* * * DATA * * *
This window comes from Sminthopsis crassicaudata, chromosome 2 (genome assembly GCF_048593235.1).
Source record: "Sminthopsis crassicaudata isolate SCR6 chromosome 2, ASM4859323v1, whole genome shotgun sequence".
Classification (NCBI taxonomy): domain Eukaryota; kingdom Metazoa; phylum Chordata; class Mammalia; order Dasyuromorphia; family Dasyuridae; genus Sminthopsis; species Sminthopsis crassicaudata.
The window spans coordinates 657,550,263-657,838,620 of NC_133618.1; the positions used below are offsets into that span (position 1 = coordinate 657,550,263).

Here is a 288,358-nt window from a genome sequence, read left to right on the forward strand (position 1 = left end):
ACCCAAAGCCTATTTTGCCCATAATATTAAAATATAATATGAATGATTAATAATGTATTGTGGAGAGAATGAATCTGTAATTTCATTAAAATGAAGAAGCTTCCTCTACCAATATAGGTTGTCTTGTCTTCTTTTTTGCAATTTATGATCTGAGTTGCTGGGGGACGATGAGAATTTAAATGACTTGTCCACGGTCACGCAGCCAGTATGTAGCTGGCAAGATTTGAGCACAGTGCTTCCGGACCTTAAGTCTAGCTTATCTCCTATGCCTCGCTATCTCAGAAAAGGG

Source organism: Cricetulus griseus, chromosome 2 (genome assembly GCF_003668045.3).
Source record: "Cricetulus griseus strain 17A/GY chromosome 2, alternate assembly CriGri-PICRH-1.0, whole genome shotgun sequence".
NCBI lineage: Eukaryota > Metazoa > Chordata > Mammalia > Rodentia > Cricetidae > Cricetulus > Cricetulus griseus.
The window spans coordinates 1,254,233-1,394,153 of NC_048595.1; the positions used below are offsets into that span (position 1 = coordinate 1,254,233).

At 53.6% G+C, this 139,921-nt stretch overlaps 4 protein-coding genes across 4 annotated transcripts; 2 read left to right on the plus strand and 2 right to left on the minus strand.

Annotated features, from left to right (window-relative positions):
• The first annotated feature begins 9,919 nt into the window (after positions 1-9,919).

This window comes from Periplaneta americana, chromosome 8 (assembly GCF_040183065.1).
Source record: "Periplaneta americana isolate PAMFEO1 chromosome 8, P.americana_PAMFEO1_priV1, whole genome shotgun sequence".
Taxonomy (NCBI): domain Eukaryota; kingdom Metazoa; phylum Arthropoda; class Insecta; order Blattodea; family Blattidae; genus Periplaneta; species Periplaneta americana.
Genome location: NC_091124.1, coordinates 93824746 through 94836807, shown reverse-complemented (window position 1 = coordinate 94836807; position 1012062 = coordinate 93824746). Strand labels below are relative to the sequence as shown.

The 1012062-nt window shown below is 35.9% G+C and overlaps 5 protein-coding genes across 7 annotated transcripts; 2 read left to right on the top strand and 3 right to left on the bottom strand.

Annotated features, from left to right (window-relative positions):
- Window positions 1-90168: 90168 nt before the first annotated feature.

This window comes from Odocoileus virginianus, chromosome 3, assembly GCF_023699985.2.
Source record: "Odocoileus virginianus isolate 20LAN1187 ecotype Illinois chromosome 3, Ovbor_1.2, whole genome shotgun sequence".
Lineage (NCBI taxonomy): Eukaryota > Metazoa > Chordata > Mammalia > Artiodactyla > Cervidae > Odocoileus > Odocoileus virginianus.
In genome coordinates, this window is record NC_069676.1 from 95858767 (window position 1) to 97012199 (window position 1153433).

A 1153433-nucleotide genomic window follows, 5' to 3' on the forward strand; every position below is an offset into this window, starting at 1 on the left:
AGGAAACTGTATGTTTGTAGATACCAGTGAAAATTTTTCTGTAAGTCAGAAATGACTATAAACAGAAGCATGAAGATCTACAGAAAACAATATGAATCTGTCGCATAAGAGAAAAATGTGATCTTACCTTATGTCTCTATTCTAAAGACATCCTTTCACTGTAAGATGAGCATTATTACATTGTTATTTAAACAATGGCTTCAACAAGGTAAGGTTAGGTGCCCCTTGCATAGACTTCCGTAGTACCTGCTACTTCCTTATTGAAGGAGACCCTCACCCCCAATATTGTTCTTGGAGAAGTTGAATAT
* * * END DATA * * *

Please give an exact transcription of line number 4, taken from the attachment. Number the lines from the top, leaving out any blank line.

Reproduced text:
The window spans coordinates 657,550,263-657,838,620 of NC_133618.1; the positions used below are offsets into that span (position 1 = coordinate 657,550,263).